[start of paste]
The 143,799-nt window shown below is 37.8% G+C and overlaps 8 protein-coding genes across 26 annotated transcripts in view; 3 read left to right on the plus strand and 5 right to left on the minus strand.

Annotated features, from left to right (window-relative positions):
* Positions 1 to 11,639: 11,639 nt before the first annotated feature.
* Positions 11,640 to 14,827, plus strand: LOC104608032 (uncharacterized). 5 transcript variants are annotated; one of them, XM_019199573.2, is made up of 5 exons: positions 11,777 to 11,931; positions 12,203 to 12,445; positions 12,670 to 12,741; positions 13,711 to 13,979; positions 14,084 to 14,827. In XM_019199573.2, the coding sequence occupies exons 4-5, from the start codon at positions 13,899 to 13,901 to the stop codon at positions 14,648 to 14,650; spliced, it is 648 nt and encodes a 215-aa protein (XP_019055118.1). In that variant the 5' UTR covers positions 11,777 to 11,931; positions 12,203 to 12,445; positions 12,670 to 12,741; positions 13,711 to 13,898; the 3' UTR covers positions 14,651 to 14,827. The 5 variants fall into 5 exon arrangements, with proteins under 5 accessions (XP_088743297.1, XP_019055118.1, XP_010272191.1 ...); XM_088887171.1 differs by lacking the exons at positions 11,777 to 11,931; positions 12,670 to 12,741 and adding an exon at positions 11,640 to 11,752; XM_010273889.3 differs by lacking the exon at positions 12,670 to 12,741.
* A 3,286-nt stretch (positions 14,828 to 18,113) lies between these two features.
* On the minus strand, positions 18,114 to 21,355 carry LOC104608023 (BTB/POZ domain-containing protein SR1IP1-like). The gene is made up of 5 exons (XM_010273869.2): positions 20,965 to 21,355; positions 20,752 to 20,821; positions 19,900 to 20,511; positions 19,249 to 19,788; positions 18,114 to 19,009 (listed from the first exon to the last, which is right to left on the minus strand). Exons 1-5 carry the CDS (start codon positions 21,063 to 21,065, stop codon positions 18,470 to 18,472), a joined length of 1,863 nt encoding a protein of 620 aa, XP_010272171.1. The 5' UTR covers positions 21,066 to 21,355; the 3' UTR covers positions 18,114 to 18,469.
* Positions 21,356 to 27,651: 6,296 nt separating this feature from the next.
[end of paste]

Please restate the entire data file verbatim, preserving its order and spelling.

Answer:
The 143,799-nt window shown below is 37.8% G+C and overlaps 8 protein-coding genes across 26 annotated transcripts in view; 3 read left to right on the plus strand and 5 right to left on the minus strand.

Annotated features, from left to right (window-relative positions):
* Positions 1 to 11,639: 11,639 nt before the first annotated feature.
* Positions 11,640 to 14,827, plus strand: LOC104608032 (uncharacterized). 5 transcript variants are annotated; one of them, XM_019199573.2, is made up of 5 exons: positions 11,777 to 11,931; positions 12,203 to 12,445; positions 12,670 to 12,741; positions 13,711 to 13,979; positions 14,084 to 14,827. In XM_019199573.2, the coding sequence occupies exons 4-5, from the start codon at positions 13,899 to 13,901 to the stop codon at positions 14,648 to 14,650; spliced, it is 648 nt and encodes a 215-aa protein (XP_019055118.1). In that variant the 5' UTR covers positions 11,777 to 11,931; positions 12,203 to 12,445; positions 12,670 to 12,741; positions 13,711 to 13,898; the 3' UTR covers positions 14,651 to 14,827. The 5 variants fall into 5 exon arrangements, with proteins under 5 accessions (XP_088743297.1, XP_019055118.1, XP_010272191.1 ...); XM_088887171.1 differs by lacking the exons at positions 11,777 to 11,931; positions 12,670 to 12,741 and adding an exon at positions 11,640 to 11,752; XM_010273889.3 differs by lacking the exon at positions 12,670 to 12,741.
* A 3,286-nt stretch (positions 14,828 to 18,113) lies between these two features.
* On the minus strand, positions 18,114 to 21,355 carry LOC104608023 (BTB/POZ domain-containing protein SR1IP1-like). The gene is made up of 5 exons (XM_010273869.2): positions 20,965 to 21,355; positions 20,752 to 20,821; positions 19,900 to 20,511; positions 19,249 to 19,788; positions 18,114 to 19,009 (listed from the first exon to the last, which is right to left on the minus strand). Exons 1-5 carry the CDS (start codon positions 21,063 to 21,065, stop codon positions 18,470 to 18,472), a joined length of 1,863 nt encoding a protein of 620 aa, XP_010272171.1. The 5' UTR covers positions 21,066 to 21,355; the 3' UTR covers positions 18,114 to 18,469.
* Positions 21,356 to 27,651: 6,296 nt separating this feature from the next.